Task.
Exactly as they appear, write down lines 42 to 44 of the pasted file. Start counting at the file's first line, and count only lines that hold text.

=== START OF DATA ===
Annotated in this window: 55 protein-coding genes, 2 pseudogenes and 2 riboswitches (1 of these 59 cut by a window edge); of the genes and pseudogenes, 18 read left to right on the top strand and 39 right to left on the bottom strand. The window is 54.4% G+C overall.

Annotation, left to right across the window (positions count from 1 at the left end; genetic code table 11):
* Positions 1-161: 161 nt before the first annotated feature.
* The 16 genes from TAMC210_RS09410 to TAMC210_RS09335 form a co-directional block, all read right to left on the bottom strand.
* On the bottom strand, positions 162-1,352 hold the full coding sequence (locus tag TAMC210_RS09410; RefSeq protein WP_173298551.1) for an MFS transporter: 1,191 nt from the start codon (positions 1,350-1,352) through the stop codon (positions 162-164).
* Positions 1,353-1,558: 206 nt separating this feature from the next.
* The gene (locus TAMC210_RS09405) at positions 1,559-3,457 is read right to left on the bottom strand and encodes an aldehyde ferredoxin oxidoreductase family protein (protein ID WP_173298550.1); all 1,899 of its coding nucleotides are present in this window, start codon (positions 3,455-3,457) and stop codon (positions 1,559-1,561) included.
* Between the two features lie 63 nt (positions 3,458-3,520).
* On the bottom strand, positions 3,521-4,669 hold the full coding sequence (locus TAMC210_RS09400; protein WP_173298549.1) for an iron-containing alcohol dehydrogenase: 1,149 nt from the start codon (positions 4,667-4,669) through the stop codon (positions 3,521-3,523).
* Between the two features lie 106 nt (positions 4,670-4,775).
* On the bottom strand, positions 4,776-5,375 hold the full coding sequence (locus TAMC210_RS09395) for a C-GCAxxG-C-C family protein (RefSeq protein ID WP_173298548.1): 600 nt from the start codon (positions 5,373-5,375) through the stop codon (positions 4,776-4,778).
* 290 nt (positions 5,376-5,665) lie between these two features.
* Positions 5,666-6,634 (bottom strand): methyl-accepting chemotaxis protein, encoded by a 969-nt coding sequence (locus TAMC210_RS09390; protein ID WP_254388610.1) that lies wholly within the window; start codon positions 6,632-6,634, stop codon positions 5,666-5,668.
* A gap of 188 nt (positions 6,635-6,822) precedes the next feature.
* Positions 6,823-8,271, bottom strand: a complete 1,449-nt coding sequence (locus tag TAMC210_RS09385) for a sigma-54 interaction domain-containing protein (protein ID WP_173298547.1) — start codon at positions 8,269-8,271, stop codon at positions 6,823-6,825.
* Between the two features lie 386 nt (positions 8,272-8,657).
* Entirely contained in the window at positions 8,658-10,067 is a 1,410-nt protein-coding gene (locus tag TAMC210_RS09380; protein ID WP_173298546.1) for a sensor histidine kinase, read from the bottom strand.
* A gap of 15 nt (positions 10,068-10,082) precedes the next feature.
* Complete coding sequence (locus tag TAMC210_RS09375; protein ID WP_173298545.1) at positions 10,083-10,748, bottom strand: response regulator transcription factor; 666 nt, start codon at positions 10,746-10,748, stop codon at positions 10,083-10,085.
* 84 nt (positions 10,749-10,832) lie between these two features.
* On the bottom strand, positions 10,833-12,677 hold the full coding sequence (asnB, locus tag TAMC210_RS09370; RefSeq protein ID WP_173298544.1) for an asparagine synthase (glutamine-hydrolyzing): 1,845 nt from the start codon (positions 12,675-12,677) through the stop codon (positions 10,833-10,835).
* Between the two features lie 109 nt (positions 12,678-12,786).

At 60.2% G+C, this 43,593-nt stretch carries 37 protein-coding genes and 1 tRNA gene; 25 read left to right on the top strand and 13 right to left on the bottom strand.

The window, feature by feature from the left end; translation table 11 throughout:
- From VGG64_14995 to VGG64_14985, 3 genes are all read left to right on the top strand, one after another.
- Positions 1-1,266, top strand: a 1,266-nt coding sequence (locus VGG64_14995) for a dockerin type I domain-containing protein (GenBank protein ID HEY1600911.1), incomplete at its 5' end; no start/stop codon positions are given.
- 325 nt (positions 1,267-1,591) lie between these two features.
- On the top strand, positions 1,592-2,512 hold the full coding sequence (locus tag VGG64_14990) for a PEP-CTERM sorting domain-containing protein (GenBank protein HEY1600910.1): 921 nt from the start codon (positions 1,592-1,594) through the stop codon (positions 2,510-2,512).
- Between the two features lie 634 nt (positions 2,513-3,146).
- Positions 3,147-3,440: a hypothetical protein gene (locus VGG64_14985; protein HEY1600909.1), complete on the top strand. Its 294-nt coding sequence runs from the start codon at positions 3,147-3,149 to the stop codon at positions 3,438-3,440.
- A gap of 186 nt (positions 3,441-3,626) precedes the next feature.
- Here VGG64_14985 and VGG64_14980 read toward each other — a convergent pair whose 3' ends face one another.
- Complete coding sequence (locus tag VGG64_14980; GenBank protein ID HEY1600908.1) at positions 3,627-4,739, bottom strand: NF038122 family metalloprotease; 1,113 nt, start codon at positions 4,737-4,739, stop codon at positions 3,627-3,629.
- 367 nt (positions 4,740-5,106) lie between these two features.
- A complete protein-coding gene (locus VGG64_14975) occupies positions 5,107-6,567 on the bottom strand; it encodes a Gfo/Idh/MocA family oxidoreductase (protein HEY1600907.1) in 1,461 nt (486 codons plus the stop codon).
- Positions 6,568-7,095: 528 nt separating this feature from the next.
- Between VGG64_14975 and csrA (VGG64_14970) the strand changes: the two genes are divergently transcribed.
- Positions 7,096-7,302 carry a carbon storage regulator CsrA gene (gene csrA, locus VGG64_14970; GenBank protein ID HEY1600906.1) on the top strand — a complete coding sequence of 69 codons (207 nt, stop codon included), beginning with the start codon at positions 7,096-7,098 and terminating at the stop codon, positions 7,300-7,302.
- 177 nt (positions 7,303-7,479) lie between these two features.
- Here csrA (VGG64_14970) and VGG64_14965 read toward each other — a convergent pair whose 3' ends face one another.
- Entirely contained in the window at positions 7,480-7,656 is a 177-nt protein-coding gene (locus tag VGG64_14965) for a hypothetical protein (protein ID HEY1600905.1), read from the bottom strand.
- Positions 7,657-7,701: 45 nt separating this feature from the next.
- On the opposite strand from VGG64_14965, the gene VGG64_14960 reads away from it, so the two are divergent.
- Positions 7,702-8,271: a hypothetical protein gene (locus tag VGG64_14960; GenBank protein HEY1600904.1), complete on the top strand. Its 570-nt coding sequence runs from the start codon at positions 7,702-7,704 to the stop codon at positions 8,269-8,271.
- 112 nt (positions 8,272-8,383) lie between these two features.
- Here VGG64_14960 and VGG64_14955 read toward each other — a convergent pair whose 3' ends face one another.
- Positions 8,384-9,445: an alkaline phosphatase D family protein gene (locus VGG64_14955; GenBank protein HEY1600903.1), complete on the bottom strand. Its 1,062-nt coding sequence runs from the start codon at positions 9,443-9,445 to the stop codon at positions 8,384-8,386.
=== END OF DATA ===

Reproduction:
- Positions 7,657-7,701: 45 nt separating this feature from the next.
- On the opposite strand from VGG64_14965, the gene VGG64_14960 reads away from it, so the two are divergent.
- Positions 7,702-8,271: a hypothetical protein gene (locus tag VGG64_14960; GenBank protein HEY1600904.1), complete on the top strand. Its 570-nt coding sequence runs from the start codon at positions 7,702-7,704 to the stop codon at positions 8,269-8,271.